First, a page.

Author Michelle May M.D. wrote on Huffpost, “Your thoughts lead to actions, which lead to results that confirm your initial thoughts. They become beliefs. Beliefs then become automatic thoughts that drive your behaviors. In other words, habits.” Once thoughts become habits, opposing thoughts can’t get in.

How we see the world — Kaleb Nimz

To keep us from questioning our beliefs, corporate media managers work day and night to surround us with narrative walls. These walls of story function like distorting windows and mirrors. Through them, we can’t see the world as it is, only as the image-makers show it to us, usually as a scary place of scarcity and danger.

Thinking outside our boxes is rare, as you can verify in five minutes on social media. Conservatives and liberals live in the same world, but see it through very different boxes. Republicans call progressives Libtards, and Democrats call conservatives Fascists. Our oligarchs thoughtfully provide each group with their own media outlets and information sources, in both broadcast and social media form. As Andrew Marantz writes in his book Antisocial, algorithms and advertising work to put each of us in the boxes that are most comfortable for us, sometimes called ‘filter bubbles’ or ‘echo chambers.’ We wind up talking only with people who share our views.

My take on all this: the oligarchs know that people living in different boxes won’t unite against them. And the people creating those boxes live in boxes of their own, from which the things they do seem right, even socially necessary. So, most of us live in mental worlds only dimly related to physical reality. And living in a box affects us personally as much as politically.

Personal boxes

In our personal lives, the most important boxes are the ones controlling who we think we are and what we should do. Some of these have been constructed over thousands of years. Society starts enclosing us at birth with walls such as gender roles: the different ways girls and boys should act and the way they should be treated. We learn very young what kind of person we should be when we grow up and what we should value in life.

Nested inside those social boxes are more private boxes that limit who we can be. The walls here are more like mirrors than windows. Am I a good person? Am I worthy of love? Do I need to be rich or poor, educated or religious, thin or fat, or what DO I need to do to feel good about myself?

Because the world seems dangerous, we sometimes create our own boxes to keep us safe. Sigmund Freud, founder of psychoanalysis, called these made-up boxes “neuroses.” If I think of myself as weak or incompetent, I won’t try things that are difficult or speak up for myself to others. That box protects me from risk but sadly limits what I can do and experience. Psychotherapy is largely a process of helping people see their own boxes and finding ways to let go of them.

Can we get out of our boxes?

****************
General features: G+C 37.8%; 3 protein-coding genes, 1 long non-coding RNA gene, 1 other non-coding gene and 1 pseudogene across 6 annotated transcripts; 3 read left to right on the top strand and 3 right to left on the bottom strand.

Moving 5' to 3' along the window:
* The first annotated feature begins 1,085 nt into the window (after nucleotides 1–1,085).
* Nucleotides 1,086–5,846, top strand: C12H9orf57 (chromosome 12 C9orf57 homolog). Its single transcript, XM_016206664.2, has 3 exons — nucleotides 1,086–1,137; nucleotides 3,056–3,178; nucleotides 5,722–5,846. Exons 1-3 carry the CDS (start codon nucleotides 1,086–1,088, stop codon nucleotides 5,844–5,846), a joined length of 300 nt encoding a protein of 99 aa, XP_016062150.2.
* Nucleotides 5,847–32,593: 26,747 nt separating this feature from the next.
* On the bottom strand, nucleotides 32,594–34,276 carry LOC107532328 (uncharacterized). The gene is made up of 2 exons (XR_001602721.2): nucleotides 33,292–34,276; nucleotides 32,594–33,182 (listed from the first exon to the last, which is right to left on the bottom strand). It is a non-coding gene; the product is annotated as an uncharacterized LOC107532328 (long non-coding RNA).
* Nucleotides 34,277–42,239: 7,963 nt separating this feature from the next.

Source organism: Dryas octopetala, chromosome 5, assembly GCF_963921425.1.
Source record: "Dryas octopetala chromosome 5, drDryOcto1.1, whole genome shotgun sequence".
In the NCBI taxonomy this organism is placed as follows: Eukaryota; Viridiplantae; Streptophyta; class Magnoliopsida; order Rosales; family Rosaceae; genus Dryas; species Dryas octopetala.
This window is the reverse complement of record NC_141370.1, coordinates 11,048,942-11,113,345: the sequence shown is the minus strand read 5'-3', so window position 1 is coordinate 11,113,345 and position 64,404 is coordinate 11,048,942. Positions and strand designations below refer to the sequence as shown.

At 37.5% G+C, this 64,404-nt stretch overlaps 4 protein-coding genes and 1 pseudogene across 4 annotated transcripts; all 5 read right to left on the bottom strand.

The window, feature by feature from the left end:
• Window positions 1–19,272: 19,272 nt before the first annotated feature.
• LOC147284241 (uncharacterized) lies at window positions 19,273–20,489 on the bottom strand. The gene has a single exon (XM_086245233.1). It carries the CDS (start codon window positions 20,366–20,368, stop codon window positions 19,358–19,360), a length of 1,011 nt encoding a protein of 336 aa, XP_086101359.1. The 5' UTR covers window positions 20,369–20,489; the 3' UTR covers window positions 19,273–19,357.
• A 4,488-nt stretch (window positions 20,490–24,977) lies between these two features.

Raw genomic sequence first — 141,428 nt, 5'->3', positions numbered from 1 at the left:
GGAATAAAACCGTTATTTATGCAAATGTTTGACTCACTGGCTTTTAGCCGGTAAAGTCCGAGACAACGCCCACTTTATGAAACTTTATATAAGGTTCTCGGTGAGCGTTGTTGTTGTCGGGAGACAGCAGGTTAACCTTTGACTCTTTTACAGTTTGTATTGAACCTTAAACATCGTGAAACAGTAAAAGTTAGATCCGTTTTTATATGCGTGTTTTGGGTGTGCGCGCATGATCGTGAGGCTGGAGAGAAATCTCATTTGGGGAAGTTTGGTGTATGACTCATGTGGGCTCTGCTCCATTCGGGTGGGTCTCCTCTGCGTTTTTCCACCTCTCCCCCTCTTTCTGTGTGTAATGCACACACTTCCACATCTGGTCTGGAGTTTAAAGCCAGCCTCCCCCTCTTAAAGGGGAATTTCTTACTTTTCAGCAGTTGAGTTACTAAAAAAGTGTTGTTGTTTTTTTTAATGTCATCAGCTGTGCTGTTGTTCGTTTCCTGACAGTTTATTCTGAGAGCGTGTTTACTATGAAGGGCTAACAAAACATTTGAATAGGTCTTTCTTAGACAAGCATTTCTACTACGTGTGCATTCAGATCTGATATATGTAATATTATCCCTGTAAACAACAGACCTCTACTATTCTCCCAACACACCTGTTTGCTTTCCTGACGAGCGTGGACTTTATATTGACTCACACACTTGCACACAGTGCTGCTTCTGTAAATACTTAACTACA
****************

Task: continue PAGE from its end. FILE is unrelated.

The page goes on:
Buddhists say that seeing reality is a lifelong practice. Their monks leave society to meditate and gain awareness, but we’re trying to do it in the middle of a fast-changing world with a hundred threats and a million spectacles to distract us. Although therapy can help, I personally don’t expect to get clear of my boxes any time soon.

What we can do is become aware of our own boxes and those of others. We can recognize that people with different beliefs have different histories and different sources of information, and so live in different boxes. They’re not stupid or evil. When we have unwanted thoughts or take automatic actions we can’t explain, we can realize that once-necessary but now outdated beliefs may be driving our behavior. We’re not weak or lacking in will power. We can do better. Here are some resources that might be useful.

— — — —

Healing hidden trauma — Resmaa Menakem MSW LICSW My Grandmother’s Hands: Racialized Trauma and the Mending of Our Bodies and Hearts Central Recovery Press 2017

Having useful political conversations — The Aspen Institute Better Arguments Project “It’s Important to Speak to People You Don’t Agree With.”

There are so many articles on changing harmful beliefs about ourselves (not so much about political beliefs.) Here is a good one —

A subreddit for actual discussions without attacks or name-calling is Change My View

— — — — — — — — — — -

Thanks for reading! I’ll be writing more about this soon. Follow me on, Twitter, or Facebook. Hire me for freelancing, editing, or tutoring on Linked In

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David Spero Rn

Written by

Writer, fighter, lover, friend, listener. Based in San Francisco. Write about Health, Economics, Spirit, Psychology, Politics

Age of Awareness

Stories providing creative, innovative, and sustainable changes to the ways we learn

David Spero Rn

Written by

Writer, fighter, lover, friend, listener. Based in San Francisco. Write about Health, Economics, Spirit, Psychology, Politics

Age of Awareness

Stories providing creative, innovative, and sustainable changes to the ways we learn